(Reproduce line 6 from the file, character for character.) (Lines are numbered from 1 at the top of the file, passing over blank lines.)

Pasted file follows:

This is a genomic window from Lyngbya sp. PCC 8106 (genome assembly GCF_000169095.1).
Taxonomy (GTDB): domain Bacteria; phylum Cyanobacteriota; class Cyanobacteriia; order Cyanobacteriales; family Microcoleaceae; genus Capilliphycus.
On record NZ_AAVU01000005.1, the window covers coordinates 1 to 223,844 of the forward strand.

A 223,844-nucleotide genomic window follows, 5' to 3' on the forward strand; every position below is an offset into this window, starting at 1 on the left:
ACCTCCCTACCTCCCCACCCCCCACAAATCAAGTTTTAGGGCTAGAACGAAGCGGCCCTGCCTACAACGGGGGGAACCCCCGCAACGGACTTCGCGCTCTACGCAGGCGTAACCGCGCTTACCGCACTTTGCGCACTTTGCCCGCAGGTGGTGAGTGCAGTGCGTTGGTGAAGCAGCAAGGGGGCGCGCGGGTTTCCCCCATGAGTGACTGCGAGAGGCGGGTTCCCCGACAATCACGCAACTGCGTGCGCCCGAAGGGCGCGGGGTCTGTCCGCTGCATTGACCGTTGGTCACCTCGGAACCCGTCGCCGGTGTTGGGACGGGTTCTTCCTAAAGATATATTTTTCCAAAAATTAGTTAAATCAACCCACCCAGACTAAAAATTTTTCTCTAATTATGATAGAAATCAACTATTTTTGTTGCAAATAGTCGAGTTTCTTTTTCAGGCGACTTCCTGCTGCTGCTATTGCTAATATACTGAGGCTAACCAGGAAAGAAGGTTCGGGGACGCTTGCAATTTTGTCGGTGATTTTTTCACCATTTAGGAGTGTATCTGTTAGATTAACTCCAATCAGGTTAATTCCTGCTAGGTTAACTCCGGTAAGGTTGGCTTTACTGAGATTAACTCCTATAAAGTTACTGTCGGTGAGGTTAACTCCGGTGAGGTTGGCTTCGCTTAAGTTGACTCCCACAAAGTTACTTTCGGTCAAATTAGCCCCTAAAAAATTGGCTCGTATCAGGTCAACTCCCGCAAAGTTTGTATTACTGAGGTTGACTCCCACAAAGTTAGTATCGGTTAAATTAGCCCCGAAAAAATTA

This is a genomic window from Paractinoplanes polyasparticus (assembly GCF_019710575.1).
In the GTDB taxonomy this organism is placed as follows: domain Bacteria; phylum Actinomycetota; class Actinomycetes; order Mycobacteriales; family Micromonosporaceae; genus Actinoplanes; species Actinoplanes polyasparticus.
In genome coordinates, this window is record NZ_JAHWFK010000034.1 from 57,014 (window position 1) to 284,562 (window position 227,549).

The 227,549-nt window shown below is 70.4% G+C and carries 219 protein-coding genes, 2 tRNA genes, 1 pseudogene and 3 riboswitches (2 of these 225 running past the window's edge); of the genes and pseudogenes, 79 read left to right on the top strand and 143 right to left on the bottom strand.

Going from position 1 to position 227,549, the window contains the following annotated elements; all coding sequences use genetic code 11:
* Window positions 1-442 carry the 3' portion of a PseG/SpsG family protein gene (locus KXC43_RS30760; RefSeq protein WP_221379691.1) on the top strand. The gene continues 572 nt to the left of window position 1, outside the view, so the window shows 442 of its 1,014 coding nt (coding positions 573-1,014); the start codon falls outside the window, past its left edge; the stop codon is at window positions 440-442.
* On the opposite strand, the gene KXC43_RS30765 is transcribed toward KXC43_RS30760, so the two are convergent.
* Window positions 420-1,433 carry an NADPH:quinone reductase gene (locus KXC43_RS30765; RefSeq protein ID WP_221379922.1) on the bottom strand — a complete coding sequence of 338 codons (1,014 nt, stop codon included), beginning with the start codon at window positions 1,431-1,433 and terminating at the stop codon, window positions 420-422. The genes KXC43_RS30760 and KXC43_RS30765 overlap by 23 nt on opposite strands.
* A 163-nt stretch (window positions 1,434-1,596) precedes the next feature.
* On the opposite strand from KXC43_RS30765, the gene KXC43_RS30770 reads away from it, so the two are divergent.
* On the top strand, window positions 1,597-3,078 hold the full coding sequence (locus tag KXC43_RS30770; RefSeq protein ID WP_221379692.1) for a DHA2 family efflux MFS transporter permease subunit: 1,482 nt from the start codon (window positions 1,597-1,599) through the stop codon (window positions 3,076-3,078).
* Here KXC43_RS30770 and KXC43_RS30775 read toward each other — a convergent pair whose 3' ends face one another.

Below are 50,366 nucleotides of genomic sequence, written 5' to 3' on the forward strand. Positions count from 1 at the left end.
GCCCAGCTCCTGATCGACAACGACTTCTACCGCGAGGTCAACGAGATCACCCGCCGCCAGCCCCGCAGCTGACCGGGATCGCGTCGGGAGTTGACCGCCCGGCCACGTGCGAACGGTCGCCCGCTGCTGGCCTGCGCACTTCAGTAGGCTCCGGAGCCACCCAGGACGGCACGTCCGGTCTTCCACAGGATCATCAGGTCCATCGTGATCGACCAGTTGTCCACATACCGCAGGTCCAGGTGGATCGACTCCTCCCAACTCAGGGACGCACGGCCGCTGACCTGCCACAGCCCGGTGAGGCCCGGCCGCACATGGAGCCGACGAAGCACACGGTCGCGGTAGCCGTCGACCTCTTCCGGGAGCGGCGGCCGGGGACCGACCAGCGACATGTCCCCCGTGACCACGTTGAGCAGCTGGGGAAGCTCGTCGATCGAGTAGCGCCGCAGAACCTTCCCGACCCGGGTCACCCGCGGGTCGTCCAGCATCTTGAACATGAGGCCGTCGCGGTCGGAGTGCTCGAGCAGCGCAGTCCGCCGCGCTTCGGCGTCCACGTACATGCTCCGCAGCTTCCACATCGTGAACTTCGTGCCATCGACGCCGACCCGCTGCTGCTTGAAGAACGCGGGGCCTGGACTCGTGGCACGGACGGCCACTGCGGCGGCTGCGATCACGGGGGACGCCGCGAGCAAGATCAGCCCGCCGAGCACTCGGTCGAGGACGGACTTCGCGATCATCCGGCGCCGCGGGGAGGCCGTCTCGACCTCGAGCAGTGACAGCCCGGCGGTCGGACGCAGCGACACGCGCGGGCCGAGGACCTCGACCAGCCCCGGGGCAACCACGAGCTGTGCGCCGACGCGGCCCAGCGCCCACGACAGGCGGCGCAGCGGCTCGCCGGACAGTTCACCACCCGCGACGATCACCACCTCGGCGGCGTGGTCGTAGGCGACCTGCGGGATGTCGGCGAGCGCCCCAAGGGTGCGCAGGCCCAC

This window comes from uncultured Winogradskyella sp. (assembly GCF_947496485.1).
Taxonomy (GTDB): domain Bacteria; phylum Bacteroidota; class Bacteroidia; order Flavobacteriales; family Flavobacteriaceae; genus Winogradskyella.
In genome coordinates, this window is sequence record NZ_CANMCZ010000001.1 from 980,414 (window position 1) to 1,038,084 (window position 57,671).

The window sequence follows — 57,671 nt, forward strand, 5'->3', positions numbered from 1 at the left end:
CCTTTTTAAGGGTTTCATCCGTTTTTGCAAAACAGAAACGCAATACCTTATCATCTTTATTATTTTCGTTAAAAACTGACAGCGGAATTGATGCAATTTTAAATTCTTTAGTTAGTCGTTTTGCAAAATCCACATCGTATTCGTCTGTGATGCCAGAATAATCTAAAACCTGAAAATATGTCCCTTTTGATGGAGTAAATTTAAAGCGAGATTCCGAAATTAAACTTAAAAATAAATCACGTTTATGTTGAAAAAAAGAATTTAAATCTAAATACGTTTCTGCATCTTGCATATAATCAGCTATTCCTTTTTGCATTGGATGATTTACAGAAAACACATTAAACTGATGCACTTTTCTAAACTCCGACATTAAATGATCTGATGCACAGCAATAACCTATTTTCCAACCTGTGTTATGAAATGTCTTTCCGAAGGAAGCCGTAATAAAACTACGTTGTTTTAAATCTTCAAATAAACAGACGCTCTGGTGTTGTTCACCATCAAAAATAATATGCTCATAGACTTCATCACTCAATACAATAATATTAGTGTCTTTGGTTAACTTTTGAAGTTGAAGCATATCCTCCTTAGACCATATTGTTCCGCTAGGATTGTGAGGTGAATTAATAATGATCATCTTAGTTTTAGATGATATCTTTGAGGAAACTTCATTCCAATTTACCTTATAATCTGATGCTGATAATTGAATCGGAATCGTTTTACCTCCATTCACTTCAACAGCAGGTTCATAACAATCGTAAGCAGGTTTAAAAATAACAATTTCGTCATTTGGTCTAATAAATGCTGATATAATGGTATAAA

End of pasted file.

This is a genomic window from Paractinoplanes polyasparticus (assembly GCF_019710575.1).